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Published on February 7th, 2018 | by James Hrivnak

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12 Essential Def Leppard Deep Cuts

What has nine arms and sucks? Well, you’ve heard the joke. Here are 12 essential Def Leppard deep cuts with a Spotify playlist for you.

There are three universal truths: death, taxes, and at any given moment someone somewhere is singing ‘Pour Some Sugar on Me’ at karaoke. Recently, Def Leppard finally released their entire catalogue to streaming services like Spotify and Apple Music as well as for purchase from digital retailers iTunes, Google Play, and others. The band has a deep history, 12 albums released between 1980 and 2015, plus a couple compilations and live albums thrown in along the way. The band has amassed dozens of hits that still get airplay today, whether it’s in an arena, a bar, or grocery store (h/t to my local grocery store for spinning ‘Love Bites’ regularly), but beyond ‘Photograph,’ ‘Let’s Get Rocked,’ and ‘Two Steps Behind,’ the band has a gem-filled discography and here are 12 essential deep cuts.

Listen to the playlist on Spotify.

  1. ‘It Don’t Matter’ – On Through the Night (1980). Before Def Leppard broke out with Pyromania in 1983, they were lumped in something called the New Wave of British Heavy Metal (abbreviated to NWOBHM—no, really). This period captures the band’s unbridled energy, but far more ragged than the studio polish they’d become known for. ‘It Don’t Matter’ appears on their debut’s second side and showcases the young band’s penchant for pub rock riffage and pop hooks.

DL5

  1. ‘You Got Me Runnin’’ – High ‘N’ Dry (1981). Def Leppard’s second album was the first they worked with producing wunderkind Robert John “Mutt” Lange, who muscled up the band’s sound and helped hone their songwriting. ‘You Got Me Runnin’’ could have sounded like filler, but the band treats it as if it has the potential to be a hit single. Such is the genius of Mutt Lange. (Hear the track)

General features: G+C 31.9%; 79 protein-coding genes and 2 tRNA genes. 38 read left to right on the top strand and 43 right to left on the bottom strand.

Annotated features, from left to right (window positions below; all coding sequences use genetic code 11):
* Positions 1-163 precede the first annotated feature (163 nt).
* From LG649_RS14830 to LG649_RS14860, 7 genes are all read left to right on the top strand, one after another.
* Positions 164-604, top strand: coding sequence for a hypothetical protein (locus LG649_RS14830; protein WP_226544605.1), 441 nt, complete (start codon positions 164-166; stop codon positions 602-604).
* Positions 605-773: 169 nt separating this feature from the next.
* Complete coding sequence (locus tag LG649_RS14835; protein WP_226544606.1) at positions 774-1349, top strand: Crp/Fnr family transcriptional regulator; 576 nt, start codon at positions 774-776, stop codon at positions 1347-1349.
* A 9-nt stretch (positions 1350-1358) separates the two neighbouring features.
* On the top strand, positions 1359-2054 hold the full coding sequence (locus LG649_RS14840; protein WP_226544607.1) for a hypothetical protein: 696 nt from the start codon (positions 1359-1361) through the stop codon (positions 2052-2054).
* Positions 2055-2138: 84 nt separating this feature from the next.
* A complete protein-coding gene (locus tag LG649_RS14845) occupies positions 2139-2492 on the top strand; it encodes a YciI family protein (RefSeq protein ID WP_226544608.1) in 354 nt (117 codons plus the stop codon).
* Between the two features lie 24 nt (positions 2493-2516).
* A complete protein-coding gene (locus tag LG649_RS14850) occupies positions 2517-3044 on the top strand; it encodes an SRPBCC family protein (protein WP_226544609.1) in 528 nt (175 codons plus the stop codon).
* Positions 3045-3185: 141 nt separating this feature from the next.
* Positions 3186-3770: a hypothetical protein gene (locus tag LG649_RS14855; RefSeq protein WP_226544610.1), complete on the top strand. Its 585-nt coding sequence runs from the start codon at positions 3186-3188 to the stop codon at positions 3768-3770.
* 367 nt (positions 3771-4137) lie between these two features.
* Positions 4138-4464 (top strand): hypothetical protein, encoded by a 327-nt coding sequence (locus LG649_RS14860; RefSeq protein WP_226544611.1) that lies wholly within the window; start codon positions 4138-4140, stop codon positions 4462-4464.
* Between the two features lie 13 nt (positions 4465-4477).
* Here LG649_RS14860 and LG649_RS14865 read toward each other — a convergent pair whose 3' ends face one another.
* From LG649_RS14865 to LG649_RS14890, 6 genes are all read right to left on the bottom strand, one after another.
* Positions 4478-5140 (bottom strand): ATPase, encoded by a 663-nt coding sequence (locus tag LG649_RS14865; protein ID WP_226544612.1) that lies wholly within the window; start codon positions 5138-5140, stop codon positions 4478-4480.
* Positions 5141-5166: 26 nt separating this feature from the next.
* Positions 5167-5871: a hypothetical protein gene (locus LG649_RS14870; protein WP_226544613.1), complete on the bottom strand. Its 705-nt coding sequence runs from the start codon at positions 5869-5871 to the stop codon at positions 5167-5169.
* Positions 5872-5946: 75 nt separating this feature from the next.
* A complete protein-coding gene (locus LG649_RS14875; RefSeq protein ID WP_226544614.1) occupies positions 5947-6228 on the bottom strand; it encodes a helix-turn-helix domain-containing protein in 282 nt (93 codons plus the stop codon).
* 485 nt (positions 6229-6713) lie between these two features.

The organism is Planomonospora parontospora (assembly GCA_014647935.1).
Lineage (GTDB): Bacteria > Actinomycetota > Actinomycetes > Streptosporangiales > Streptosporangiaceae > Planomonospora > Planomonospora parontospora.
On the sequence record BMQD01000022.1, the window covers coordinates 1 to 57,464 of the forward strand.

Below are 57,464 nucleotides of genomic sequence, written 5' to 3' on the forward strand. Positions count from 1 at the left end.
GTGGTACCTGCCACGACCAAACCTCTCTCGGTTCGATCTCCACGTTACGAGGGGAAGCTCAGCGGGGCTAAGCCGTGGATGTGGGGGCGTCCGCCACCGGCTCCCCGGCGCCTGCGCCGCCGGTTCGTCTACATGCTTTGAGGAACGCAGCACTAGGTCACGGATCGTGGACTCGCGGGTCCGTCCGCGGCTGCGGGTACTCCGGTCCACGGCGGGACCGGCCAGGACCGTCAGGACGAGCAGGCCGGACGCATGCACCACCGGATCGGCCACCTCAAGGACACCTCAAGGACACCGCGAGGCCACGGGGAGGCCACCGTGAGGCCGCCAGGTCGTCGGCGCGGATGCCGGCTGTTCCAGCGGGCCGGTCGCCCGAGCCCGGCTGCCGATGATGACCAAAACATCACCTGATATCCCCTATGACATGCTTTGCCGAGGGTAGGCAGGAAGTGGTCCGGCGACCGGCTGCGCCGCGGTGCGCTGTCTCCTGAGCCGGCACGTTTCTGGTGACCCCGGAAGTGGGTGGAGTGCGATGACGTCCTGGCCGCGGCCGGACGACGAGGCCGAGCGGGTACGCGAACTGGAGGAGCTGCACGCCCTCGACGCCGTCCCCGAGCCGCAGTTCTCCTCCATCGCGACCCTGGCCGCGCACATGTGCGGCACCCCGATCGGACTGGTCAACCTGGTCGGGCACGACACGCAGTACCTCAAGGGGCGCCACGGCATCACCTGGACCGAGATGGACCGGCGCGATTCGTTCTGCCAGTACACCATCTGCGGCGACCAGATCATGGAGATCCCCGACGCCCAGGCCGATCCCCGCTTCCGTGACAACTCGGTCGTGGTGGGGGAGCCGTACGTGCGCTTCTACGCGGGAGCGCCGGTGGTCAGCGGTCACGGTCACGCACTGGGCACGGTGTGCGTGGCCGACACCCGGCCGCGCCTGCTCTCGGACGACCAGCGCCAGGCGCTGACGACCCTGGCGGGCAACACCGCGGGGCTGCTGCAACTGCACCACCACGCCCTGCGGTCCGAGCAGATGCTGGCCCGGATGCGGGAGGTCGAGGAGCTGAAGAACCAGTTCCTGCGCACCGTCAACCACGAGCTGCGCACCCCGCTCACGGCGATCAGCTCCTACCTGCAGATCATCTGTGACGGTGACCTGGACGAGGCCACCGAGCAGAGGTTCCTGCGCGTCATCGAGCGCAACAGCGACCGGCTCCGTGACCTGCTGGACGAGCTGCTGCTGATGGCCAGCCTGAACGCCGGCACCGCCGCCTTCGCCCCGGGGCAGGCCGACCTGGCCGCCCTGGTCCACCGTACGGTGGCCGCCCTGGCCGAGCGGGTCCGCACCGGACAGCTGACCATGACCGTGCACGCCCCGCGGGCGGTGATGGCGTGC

1. ‘Mirror, Mirror (Look Into My Eyes)’ – High ‘N’ Dry (1981). One of the harder, more menacing songs in the band’s discography, this one still gets regular rotation on tours and for good reason. It’s got a hypnotic riff and killer chorus.   (Hear the track)

DL4

  1. ‘Love and Affection’ – Hysteria (1987). One of the few songs on Hysteria that wasn’t a single (seven of the 12 tracks charted!), ‘Love and Affection’ closes the album with the kind of perfectionist slick mid-tempo ballad that’s the band’s true secret weapon. See also “Stand Up (Kick Love Into Motion).” (Hear the track)
  1. ‘Tear it Down’ – ‘Animal’ single (1987) / Adrenalize (1992). Never to waste a song, every track from the Hysteria sessions has seen a second life: all of the B-sides have appeared in revised versions on either Adrenalize or Retro Active. “Tear it Down” closed out the former, but here it is in its original B-side form without the early-90s gloss. (Hear the track)
  1. ‘White Lightning’ – Adrenalize (1992). A tribute to late guitarist Steve Clark, who passed away from alcohol poisoning in 1991, “White Lightning” is Adrenalize’s centrepiece and the band’s most dramatic, epic song.  (Hear the track)